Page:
By Sean Pendergast
By Sean Pendergast
By Jeff Balke
By Richard Connelly
By Jeff Balke
By Casey Michel
By Craig Hlavaty
By Jeff Balke
So you know Houston is finally getting back to normal after Ike.
I had just set off for the bus stop one morning last week, right after the morning rain had abated. The storm drain across the street was full of debris, and looking closer, I saw a tiny creature tangled up in the foliage.
Right after Ike, we found about a half-dozen dead baby squirrels near our house, and this looked for all the world like one more. But looking closer, I thought I could detect tiny movements in its chest.
I picked up the little flea-ridden, bedraggled fellow. Its little paw closed instinctively around my finger and, yes, it was breathing! Hell, it could even open its eyes. But what to do? I couldn't very well take a baby squirrel on the bus with me...
Luckily, Harry "Moe" Taylor, my animal-crazy grandfather, lives a block away from me. I went back to my bedroom and got a sock to swaddle the tiny varmint with, and took him over to see if Moe would arrange a rescue while I headed on to work.
Susy Taylor, my grandmother, let me in. She was getting ready to take my aunt Jenny to work at the Cleburne Cafeteria. Moe was not yet awake, so Susy, who like Jenny, was terrified of my little friend, went off to roust him.
It would be an exaggeration to say he shot out of bed, but it's true that he hasn't moved his eightysomething bones that fast in quite some time.
"All right, let's see him," he enthused.
He sat in his easy chair and pulled a little table into the light. I set my precious bundle on the table and unwrapped it in front of him.
Moe looked at it intently. He cocked his head to the right and left. He lifted the baby's head carefully with his finger, studying the creature's skull shape.
"This is a rat," he said.
Behind me I could hear two shrieks.
So look on the bright side, Houston — once again, we're just as likely to find baby rats in the storm drains as squirrels. — John Nova Lomax
Pit Bull Laundering by the Houston SPCA
The Houston SPCA, in the form of Meera Nandlal, who's in charge of public relations, got back to us finally last week and made it clear there has absolutely been no change in policy by the SPCA about adopting out pit bulls.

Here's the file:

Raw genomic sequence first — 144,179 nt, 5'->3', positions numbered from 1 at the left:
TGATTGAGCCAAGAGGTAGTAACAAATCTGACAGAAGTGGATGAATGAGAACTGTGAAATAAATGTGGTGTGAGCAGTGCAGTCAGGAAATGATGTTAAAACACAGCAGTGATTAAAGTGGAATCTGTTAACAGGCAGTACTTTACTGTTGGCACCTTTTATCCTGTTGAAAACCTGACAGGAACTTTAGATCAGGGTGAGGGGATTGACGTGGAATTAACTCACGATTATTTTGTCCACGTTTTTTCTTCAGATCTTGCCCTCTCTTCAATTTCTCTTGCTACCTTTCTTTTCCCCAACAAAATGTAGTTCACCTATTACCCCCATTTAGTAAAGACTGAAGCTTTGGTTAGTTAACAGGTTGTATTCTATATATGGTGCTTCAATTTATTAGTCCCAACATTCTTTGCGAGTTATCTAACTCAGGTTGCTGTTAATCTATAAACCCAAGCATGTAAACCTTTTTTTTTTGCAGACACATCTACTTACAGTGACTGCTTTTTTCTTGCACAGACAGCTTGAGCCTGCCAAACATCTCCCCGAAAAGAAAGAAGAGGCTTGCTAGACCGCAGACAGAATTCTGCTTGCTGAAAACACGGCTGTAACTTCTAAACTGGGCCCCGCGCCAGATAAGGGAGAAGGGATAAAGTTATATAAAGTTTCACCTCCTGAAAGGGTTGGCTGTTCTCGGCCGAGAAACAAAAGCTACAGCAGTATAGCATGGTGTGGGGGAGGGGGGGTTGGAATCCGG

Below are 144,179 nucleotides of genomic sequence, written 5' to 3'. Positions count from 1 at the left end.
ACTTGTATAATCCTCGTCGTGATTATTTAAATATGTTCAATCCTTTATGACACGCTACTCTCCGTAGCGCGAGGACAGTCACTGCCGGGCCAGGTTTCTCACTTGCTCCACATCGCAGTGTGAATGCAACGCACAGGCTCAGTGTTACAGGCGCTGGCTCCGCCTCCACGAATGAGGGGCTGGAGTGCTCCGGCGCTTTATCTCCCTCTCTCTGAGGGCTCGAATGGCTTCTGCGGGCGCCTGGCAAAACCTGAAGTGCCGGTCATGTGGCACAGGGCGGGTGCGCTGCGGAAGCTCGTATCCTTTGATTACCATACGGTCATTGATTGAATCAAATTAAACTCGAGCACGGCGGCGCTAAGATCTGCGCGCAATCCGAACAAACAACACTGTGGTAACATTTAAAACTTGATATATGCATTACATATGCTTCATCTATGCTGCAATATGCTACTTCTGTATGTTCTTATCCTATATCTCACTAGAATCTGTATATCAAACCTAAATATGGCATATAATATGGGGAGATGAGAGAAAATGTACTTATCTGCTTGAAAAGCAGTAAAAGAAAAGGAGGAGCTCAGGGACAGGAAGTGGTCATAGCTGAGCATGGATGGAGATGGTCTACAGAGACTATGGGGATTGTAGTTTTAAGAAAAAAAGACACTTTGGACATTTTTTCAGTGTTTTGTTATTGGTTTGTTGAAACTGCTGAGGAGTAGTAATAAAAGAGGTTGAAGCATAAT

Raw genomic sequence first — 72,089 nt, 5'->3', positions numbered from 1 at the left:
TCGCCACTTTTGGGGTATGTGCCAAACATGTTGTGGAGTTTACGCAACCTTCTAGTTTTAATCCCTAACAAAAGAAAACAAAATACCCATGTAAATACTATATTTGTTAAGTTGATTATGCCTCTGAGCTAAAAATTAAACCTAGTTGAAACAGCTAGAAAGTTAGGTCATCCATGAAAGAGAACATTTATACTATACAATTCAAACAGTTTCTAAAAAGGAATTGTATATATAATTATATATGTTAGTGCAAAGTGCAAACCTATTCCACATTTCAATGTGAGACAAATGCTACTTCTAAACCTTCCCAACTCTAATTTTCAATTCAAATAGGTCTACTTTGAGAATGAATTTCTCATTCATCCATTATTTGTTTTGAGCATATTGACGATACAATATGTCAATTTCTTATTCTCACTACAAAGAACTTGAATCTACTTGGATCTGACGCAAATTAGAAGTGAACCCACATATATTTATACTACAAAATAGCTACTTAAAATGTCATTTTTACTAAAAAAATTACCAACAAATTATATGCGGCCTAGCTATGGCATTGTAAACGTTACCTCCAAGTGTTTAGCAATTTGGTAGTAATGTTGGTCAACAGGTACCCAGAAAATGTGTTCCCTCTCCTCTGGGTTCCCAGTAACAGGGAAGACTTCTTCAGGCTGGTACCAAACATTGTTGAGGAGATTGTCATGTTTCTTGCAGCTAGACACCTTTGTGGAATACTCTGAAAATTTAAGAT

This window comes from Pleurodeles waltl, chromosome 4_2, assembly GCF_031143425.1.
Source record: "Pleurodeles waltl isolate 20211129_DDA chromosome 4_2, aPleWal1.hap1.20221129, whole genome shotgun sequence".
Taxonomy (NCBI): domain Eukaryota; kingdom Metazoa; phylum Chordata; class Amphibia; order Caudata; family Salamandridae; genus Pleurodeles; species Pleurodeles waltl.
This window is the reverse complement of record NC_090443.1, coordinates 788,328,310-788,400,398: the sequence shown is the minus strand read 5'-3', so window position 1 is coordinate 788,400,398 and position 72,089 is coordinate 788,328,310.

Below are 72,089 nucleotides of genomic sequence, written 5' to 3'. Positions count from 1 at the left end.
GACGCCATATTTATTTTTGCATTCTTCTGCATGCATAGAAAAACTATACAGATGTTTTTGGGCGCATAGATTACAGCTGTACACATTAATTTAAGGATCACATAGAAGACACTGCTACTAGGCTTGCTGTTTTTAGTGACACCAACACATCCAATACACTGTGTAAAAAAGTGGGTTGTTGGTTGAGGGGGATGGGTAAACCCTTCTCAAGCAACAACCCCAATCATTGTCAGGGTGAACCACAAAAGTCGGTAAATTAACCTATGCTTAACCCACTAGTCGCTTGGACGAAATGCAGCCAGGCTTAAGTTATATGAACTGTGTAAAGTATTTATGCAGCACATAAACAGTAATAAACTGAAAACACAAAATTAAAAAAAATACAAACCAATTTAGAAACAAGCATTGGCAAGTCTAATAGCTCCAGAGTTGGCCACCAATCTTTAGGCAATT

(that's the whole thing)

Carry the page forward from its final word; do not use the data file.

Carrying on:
The Houston SPCA, as we've noted, makes a big point of saying they do not adopt out pit bulls because they consider them unsafe.
Asked about the apparent change in policy — why the SPCA didn't kill the dozen pit bulls it picked up on Galveston Island after Hurricane Ike, but instead handed them over to other rescue organizations — Nandlal replied forcefully: "Explain to me how that's an adoption!"
Complaining she was having trouble understanding my questions, Nandlal put me on speakerphone. Asked for the name of anyone else listening in — especially the person who she said would answer my questions — Nandlal replied: "Why do you need to know that?"
Eventually she relented and identified Ana Perez, the SPCA employee who worked with the rescue groups to facilitate the transfer of the pit bulls. (Actually, Perez was the first person we called before we were bounced to two other people).
Perez seemed to understand my questions. "We do not adopt out pit bulls." Okay then, what did you do? "We asked our adoption partners to help out." She said the dogs were "behaviorally sound" and healthy.
Do you normally do this in cases with pit bulls? Send them out to other rescue groups?
Why this time?
"The circumstances with Hurricane Ike, we felt all the animals should get a chance."
So we can all rest easy. The Houston SPCA will not adopt out pit bulls ever and it didn't this time either. Because of Hurricane Ike and maybe the bad publicity that might come with killing perfectly healthy dogs that the humanitarian SPCA had just rescued (film at 10), this lucky dozen got spared.
But make no mistake, it will probably never happen again (and they didn't do it this time either!). — Margaret Downing
Let's Get Lottery Sales Humming Again
State officials say that Texas Lottery sales are slumping because the games are "boring." We couldn't agree more. If you possess the kind of sharp, brilliant, mathematically sophisticated mind that says "I'm buyin' lottery tickets!!" then you will quickly grow bored with the same-old, same-old. So we have our own ideas for new lottery games that are guaran-damn-teed to sell like hotcakes.
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